In a year of unrelenting disaster, nothing could be more welcome than the news that Christmas is cancelled. Any human of sound mind has surely been hoping for such an eventuality to come to pass since Father Christmas’s true identity was revealed and the glittery scales of Christmas fell from our eyes.
The early signs of promise were reported this weekend: East Lothian, North and South Lanarkshire, Perth and Kinross and South Ayrshire are five pioneering councils in Scotland who have thankfully decided to cancel festival light-switching-on events. “Gathering many local people together for community events, even outdoors, poses a risk to the public health”, East Lothian Council representative Willie Innes. Fingers crossed that councils up and down the land look to Willie as Christmas’s very own Christopher Columbus.
Christmas has morphed into a heinous display of commercial gluttony.
Whoever is in charge of Winter Wonderland – the extortionate annual festive theme park in London that makes Dante’s Inferno look like a trip to Mustique – is clearly of Willie’s school of thought. “Hyde Park Winter Wonderland has always been about bringing friends and family together in a fun, safe and interactive environment to celebrate the festive season”, read a statement. “Our team has worked tirelessly, exploring every possible option in the hopes of being able to move forward with the event in a responsible manner and provide London with some much-needed festive cheer. However, in light of ongoing health concerns, travel restrictions and uncertainty surrounding Covid-19, and considering the size and scale of this event, we just couldn’t find a way to do that without compromising the magical attractions, shows, rides, bars and experiences that make Hyde Park Winter Wonderland so special”. Rejoice!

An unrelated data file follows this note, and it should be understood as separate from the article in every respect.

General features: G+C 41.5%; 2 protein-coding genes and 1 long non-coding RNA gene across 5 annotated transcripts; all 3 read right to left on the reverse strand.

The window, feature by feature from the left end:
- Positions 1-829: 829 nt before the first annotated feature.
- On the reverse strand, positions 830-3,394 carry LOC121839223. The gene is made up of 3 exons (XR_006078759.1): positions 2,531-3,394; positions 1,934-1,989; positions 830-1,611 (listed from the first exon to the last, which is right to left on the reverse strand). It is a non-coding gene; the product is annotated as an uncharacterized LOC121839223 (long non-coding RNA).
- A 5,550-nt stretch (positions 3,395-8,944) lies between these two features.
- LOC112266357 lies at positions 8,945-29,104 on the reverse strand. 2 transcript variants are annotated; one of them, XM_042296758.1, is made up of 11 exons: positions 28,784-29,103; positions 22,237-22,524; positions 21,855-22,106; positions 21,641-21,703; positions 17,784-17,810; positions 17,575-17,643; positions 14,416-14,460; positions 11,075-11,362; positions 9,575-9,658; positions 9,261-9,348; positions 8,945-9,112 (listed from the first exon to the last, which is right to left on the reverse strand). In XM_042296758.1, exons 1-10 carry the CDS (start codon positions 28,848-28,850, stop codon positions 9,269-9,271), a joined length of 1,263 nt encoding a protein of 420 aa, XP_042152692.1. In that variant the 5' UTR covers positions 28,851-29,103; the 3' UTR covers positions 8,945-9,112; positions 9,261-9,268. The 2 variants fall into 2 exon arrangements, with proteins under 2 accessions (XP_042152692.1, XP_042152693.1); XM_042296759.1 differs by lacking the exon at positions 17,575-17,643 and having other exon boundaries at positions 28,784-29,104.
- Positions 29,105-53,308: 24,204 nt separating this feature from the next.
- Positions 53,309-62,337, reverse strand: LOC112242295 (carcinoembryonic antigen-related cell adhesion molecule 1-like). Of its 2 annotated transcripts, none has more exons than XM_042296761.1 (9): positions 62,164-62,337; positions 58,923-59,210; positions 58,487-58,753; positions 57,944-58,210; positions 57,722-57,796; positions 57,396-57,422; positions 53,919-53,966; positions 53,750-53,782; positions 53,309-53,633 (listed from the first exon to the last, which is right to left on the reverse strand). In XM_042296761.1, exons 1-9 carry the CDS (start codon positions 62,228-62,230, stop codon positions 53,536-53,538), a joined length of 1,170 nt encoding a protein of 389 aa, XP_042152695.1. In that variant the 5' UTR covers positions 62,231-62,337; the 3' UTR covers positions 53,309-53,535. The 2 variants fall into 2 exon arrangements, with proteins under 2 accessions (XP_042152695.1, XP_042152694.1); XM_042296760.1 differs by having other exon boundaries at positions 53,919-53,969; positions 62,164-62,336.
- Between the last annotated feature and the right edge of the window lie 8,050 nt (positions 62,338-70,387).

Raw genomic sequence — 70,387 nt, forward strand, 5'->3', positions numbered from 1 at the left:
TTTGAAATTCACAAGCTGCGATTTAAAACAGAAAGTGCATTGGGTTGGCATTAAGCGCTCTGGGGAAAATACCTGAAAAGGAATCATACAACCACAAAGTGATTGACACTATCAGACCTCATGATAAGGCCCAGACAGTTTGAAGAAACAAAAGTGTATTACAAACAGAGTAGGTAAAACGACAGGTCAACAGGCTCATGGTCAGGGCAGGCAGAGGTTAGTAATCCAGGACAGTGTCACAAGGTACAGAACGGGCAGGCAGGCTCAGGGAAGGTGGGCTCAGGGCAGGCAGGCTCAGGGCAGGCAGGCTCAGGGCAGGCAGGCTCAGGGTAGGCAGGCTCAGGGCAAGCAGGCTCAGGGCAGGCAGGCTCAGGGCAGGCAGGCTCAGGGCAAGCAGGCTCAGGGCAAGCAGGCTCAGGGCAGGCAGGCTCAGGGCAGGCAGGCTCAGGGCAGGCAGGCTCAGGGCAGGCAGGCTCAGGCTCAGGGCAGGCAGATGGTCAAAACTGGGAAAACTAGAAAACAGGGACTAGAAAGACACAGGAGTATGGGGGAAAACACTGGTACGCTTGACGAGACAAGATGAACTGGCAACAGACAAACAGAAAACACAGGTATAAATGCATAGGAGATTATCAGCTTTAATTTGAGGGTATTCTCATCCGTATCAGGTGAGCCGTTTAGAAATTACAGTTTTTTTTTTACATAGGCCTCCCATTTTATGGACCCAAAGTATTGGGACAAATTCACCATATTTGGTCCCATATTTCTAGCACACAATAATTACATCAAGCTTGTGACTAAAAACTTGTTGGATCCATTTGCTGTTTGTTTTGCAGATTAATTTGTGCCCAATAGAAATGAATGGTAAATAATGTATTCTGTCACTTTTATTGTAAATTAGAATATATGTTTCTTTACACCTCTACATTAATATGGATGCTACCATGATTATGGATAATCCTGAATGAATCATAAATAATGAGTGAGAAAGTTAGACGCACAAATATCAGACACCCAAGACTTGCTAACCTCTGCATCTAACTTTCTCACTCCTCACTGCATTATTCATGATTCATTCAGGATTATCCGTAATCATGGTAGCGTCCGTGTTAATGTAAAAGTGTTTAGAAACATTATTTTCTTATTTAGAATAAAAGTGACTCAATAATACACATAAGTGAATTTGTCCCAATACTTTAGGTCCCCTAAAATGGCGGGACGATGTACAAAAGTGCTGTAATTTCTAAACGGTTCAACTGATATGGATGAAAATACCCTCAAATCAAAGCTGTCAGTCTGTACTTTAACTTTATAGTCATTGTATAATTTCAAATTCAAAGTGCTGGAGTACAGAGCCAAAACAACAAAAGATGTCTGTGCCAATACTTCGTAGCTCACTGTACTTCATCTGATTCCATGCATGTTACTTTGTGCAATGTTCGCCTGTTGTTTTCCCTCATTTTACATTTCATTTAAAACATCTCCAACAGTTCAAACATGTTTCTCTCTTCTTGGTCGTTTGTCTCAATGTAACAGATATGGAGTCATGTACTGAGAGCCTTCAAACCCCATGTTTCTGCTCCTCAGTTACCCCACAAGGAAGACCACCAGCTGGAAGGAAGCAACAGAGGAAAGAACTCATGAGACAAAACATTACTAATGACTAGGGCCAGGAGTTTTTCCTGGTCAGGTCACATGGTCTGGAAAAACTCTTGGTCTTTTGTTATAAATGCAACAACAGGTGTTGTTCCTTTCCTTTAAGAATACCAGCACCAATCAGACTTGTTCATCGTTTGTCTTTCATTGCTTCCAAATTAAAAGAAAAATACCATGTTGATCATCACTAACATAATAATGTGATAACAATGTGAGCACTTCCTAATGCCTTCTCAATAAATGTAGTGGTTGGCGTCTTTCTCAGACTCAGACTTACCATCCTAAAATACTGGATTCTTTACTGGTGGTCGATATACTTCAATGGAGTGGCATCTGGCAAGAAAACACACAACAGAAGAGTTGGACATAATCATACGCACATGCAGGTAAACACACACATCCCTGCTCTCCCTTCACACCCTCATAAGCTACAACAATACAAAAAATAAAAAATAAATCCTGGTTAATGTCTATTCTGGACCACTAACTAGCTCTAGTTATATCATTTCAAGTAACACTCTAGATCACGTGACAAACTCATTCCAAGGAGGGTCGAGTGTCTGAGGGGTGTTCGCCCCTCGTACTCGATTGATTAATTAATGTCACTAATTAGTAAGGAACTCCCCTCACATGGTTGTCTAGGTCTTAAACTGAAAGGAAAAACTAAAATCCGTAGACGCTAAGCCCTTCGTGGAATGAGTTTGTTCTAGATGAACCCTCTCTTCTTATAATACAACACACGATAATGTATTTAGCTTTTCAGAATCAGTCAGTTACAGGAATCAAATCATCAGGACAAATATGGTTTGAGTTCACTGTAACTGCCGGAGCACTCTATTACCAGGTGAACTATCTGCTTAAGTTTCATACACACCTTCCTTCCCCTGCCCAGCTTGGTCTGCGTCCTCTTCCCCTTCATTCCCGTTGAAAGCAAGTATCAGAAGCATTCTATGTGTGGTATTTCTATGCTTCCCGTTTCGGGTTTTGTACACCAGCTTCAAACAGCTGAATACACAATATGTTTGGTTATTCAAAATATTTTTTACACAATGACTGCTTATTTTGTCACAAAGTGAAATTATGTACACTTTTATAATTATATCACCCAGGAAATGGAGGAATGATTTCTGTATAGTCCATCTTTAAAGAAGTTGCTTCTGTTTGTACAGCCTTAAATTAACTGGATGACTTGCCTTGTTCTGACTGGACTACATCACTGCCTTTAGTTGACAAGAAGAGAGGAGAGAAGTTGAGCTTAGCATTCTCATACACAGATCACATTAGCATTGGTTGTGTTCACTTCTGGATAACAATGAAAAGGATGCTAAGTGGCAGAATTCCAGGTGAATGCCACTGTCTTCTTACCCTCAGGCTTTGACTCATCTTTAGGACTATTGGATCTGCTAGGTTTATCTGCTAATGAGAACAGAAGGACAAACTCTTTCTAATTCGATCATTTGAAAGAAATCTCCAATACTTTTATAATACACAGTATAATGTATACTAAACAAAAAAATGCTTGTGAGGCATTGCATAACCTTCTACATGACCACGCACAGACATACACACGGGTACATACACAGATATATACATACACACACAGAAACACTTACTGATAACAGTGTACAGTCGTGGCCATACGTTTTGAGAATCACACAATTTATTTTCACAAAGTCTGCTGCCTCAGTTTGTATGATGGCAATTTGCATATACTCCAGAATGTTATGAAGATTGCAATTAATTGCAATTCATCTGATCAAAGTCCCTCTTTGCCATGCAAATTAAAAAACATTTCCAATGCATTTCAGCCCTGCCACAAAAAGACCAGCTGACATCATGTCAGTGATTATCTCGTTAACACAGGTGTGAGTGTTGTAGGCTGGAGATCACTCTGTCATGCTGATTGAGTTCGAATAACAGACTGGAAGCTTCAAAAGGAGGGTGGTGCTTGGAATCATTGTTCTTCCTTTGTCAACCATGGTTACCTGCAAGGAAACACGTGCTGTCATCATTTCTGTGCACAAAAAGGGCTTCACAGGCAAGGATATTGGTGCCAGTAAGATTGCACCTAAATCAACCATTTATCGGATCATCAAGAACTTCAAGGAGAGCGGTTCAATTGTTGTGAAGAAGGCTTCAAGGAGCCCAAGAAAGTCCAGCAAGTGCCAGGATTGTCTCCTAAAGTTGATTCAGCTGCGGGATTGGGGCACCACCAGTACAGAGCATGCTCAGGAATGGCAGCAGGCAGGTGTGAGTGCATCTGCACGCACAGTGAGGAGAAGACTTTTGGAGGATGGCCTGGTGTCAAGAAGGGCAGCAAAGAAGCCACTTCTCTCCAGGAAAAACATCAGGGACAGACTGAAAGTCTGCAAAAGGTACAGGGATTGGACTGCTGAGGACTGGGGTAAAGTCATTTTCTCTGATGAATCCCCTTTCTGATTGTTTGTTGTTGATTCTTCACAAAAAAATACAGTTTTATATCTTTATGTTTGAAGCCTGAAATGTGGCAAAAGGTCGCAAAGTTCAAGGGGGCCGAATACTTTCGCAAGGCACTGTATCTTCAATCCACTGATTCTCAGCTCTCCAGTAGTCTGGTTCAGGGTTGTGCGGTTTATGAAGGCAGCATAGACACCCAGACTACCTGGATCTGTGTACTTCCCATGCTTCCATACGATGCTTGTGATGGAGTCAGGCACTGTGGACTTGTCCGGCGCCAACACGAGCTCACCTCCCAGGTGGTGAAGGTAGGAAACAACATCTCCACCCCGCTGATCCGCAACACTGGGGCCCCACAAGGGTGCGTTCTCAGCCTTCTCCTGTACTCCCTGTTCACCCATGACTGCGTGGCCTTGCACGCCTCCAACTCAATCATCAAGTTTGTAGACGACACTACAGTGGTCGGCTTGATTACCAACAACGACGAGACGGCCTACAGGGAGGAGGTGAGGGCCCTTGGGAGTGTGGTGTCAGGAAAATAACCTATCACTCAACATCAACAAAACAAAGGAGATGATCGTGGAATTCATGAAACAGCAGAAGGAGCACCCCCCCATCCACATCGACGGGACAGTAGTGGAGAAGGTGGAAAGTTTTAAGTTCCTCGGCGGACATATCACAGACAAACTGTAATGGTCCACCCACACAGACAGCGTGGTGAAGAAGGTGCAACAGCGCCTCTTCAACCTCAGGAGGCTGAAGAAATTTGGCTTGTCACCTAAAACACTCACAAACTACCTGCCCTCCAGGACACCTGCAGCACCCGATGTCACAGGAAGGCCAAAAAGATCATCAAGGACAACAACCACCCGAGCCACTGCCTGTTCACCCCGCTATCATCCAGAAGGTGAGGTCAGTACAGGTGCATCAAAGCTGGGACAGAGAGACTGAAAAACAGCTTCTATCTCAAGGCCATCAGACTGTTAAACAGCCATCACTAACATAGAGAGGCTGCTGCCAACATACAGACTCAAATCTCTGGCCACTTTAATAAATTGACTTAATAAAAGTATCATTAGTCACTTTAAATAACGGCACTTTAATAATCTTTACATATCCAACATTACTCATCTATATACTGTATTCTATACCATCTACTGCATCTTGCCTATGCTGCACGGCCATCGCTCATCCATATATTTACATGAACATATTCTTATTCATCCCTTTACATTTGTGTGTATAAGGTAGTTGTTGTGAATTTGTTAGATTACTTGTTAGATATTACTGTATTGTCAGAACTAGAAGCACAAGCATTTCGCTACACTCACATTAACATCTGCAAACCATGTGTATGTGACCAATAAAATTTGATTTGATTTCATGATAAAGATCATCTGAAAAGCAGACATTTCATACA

Over time, Christmas has morphed into a heinous display of commercial gluttony, with Christ’s birth long forgotten. In 2018, only 2.4 million British people were thought to have attended a (Church of England) church service on Christmas day – 3.5% of the population at the time. To put this into context, Winter Wonderland claims to host an average of 3 million visits each year.
“Where are you having Christmas this year?” has become an acceptable question to ask as early as July.
It’s not just the insatiable desire for plastic on the part of the young, or the unquenching thirst of the old that make Christmas so repellent. “Where are you spending Christmas this year?” has become an acceptable question to ask as early as July. July! Why oh why are we all persuaded to plan this onslaught of food, drink and socialising six months in advance? Have we completely lost our minds? Christmas has become a violent attack on the body, the mind and the soul.
Yuletide isn’t the only so-called celebration that has been destroyed by our ravenous desire for socially acceptable forms of “fun”. Mary Killen recently wrote here in Chapter House about how weddings nowadays are fanfares of unnecessary cost and exhibitionism. “Weddings have become festivals of egotism”, she wrote. “The expense of the dress, the flowers and the marquee and the catering – all of which detract from the religious importance of the union”.
Tragically, Christmas has fallen foul of the same fate. But thankfully, coronavirus has righted this wrong. This year, let us rejoice in the gift that Covid-19 has given: Christmas as we knew it is gone. Let’s leave the tinsel in the cupboard under the stairs and focus on that which matters the most.
Constance Watson is the assistant editor of the Catholic Herald. She contributes to The Spectator, The Telegraph, Standpoint, the Literary Review and more.
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